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A newly qualified recruit division commander at Recruit Training Command Great Lakes, Ill. pleaded guilty to hazing recruits — ordering them to sing, dance and recite nursery rhymes — and received nonjudicial punishment Tuesday, Navy personnel officials confirmed early Thursday.
The machinist’s mate first class — whose name was not released by Navy officials, citing privacy concerns — will be returned to the fleet, minus half a month’s pay for two months and under a “suspended bust” to E-5. If the sailor stays out of trouble for the next six months, he’ll retain his E-6 paygrade.
“Instructor misconduct towards recruits is contrary to our core values and is a violation of our training protocol,” Rear Adm. Dee L. Mewbourne, head of Naval Service Training Command, said in a statement Thursday afternoon. “RTC’s training evolutions, recruit taskings or corrective measures have a direct correlation to the professional and mental development of our recruits — deviating from our standard procedures is unauthorized and unacceptable.”
The incident took place May 12 in the recruit barracks called USS Triton, officials said. A recruit reported it the next day, and the RDC was removed from training pending an investigation.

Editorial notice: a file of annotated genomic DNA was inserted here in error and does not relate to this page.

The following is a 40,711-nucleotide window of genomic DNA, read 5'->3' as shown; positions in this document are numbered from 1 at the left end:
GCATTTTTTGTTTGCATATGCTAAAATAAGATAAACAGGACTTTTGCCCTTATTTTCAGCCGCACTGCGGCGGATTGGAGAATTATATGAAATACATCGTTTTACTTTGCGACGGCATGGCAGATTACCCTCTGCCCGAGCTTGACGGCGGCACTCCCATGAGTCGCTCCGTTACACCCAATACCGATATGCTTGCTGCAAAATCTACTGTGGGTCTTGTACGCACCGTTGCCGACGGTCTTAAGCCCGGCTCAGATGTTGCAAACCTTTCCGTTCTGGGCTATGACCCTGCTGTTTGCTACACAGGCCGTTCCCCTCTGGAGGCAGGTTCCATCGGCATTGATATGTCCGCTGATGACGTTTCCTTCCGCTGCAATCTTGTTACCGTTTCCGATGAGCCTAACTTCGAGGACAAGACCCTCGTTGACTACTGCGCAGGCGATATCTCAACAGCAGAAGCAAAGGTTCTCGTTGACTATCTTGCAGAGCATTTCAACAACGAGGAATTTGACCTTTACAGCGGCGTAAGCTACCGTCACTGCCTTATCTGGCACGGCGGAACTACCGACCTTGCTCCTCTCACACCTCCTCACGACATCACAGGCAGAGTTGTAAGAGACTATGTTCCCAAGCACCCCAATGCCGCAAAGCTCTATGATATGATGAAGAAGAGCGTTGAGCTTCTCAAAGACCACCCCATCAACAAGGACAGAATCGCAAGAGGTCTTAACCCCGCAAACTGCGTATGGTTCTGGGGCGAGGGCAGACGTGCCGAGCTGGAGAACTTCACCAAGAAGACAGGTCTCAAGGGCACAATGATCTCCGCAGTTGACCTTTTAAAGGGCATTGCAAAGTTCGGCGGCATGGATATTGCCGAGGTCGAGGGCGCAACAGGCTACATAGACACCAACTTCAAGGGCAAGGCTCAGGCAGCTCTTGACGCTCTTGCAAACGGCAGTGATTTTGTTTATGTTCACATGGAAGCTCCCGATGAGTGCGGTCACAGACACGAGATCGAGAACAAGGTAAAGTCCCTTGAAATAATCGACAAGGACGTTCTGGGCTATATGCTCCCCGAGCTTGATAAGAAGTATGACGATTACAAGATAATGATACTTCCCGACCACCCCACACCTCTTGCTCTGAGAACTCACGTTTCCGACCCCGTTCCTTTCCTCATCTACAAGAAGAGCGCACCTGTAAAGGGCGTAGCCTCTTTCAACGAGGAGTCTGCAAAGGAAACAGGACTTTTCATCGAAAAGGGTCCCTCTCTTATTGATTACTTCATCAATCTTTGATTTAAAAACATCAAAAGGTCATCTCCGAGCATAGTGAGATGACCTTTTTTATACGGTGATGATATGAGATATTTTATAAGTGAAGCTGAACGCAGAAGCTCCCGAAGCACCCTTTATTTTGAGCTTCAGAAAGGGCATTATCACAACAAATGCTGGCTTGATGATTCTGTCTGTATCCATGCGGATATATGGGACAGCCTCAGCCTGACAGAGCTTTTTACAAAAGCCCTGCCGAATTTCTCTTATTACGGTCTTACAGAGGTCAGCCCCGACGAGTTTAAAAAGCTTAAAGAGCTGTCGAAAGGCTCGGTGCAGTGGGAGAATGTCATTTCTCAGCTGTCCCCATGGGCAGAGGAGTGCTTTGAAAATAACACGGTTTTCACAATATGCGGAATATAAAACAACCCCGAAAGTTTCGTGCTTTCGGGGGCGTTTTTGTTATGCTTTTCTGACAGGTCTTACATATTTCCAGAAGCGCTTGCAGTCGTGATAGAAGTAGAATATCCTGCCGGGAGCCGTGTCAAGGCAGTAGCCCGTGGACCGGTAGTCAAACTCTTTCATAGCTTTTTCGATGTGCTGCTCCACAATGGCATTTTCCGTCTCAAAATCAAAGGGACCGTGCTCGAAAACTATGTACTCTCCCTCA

The investigation was completed June 20 and substantiated the allegations, including that the RDC:
■ Ordered a recruit to sing the children’s song “Itsy Bitsy Spider” while also performing what the Navy described as a “Soldier Boy” dance.
■ Ordered two recruits to stand on one foot and wave an arm, singing “I’m a Little Teapot.”
■ Ordered two recruits to recite the “Jack and Jill” nursery rhyme.
■ Put a stick under the front edge of a recruit’s bed covers and told the recruits present not to allow it to fall.
■ Woke up two sleeping recruits, one by brushing dog tags across the recruit’s face and another by removing the recruit’s pillow.
The RDC was newly qualified and was training his first division, officials said; at the time of the incident, he was standing his first officer-of-the-deck watch in the division spaces at night.
“When allegations are substantiated, we are committed to determining the cause, holding appropriate individuals accountable, and implementing changes to policies or procedures, if warranted,” Mewbourne said in the statement. “Based on the findings of this investigation, the sailor was held accountable. Our focus now shifts to learning from his mistakes and finding ways to prevent future incidents from occurring.”